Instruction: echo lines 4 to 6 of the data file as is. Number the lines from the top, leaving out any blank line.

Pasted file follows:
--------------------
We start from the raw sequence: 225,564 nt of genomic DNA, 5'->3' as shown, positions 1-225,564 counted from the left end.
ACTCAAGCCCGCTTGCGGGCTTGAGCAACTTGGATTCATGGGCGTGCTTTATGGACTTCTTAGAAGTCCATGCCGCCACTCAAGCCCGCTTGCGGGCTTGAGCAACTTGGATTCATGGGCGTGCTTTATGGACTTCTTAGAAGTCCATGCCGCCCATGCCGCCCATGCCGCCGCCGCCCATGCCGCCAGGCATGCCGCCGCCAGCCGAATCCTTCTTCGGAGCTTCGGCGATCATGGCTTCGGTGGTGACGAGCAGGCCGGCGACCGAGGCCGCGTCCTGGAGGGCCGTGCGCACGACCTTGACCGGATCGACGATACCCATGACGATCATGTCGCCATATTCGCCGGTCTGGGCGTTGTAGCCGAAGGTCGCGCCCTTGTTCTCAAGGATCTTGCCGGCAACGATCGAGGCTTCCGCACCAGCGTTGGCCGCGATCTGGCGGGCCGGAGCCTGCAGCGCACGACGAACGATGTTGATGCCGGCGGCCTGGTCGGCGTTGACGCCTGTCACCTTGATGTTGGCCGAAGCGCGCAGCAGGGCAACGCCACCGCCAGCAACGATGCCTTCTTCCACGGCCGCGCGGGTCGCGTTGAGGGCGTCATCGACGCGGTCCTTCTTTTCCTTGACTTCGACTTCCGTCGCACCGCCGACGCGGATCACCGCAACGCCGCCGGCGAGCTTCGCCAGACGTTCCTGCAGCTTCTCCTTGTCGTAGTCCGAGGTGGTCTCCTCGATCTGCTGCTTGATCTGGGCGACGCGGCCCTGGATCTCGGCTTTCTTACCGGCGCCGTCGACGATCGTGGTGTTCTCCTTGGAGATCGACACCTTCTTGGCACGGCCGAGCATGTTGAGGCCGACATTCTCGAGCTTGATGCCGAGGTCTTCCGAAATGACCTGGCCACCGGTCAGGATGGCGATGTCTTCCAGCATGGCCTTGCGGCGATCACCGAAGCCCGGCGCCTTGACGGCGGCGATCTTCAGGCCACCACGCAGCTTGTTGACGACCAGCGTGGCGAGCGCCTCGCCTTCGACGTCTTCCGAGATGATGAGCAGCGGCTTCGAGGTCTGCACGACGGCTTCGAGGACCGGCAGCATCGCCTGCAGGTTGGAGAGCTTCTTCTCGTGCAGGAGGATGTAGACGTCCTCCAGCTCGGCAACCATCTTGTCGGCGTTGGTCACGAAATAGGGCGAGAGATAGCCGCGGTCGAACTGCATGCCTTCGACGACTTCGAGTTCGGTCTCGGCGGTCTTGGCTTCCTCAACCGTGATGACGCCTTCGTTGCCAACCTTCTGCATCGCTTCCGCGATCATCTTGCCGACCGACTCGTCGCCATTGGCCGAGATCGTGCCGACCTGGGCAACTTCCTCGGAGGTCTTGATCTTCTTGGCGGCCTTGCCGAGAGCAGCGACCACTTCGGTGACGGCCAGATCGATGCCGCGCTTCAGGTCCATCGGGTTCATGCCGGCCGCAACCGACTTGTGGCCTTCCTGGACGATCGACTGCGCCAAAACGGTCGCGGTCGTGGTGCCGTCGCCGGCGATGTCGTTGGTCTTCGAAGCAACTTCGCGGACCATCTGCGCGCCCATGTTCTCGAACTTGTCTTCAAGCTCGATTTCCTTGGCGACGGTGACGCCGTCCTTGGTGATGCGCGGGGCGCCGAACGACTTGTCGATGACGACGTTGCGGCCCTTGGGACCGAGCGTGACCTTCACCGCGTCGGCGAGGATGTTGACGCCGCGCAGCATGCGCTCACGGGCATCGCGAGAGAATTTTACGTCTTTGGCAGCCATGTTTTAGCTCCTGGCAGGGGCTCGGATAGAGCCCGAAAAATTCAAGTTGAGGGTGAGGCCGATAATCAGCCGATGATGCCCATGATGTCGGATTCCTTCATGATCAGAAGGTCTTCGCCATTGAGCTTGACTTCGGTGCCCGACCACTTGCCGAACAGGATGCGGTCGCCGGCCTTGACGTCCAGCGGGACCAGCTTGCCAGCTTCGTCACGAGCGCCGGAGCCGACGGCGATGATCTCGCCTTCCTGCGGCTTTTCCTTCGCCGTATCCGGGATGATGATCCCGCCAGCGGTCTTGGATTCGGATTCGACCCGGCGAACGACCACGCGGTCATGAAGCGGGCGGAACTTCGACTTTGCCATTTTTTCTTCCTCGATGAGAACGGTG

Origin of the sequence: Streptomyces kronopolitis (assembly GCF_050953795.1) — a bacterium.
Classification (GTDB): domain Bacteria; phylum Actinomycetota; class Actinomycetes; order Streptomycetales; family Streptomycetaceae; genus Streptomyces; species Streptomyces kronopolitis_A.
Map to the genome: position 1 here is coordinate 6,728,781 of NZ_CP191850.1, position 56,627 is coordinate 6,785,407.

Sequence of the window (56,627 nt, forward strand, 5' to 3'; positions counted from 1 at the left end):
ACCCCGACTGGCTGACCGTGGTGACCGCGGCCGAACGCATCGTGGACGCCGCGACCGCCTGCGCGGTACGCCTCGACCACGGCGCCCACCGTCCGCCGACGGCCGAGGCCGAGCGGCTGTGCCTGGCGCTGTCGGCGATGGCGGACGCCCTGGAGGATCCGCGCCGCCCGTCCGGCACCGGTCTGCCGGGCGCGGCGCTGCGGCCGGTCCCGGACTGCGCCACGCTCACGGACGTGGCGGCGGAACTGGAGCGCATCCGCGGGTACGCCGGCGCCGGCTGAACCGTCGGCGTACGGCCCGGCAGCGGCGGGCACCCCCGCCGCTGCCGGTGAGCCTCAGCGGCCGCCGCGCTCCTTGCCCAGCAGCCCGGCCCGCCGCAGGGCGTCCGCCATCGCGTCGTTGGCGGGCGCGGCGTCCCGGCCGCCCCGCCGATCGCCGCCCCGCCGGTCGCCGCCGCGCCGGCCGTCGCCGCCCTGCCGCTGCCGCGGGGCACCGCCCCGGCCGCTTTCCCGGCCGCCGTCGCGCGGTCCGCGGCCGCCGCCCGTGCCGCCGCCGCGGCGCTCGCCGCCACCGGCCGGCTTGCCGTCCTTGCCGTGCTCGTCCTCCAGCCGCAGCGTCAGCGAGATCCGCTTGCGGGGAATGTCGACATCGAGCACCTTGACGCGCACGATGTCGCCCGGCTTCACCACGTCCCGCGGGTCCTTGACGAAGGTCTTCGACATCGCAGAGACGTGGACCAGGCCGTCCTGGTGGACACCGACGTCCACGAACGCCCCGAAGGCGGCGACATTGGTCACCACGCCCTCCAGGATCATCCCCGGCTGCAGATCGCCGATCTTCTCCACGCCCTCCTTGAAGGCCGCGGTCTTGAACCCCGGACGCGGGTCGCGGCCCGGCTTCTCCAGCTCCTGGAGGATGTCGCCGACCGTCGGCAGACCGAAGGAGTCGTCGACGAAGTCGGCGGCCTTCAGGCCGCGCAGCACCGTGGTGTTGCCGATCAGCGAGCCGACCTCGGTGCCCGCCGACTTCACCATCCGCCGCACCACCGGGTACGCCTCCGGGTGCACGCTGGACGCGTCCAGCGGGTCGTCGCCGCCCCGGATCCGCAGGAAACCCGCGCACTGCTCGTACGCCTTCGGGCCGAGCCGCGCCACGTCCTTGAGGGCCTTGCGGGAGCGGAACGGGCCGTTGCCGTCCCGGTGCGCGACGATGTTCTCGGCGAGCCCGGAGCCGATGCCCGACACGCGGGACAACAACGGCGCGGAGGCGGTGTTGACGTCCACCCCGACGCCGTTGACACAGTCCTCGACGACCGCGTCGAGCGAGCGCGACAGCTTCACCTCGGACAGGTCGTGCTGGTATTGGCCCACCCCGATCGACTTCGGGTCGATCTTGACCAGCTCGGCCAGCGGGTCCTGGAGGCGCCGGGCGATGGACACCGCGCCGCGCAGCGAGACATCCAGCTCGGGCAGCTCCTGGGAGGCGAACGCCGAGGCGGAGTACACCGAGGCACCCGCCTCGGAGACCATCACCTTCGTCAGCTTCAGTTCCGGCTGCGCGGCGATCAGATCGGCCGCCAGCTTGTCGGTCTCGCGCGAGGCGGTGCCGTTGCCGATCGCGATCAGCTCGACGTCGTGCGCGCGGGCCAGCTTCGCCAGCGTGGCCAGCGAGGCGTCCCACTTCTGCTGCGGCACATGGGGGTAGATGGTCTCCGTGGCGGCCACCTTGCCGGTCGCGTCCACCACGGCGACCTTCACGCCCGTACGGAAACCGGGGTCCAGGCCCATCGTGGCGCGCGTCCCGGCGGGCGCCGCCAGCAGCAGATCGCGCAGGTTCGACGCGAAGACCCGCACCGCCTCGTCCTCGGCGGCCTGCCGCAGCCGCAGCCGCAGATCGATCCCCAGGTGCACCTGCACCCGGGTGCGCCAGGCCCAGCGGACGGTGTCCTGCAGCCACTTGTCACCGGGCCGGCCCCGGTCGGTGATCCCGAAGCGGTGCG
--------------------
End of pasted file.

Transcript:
Classification (GTDB): domain Bacteria; phylum Actinomycetota; class Actinomycetes; order Streptomycetales; family Streptomycetaceae; genus Streptomyces; species Streptomyces kronopolitis_A.
Map to the genome: position 1 here is coordinate 6,728,781 of NZ_CP191850.1, position 56,627 is coordinate 6,785,407.

Sequence of the window (56,627 nt, forward strand, 5' to 3'; positions counted from 1 at the left end):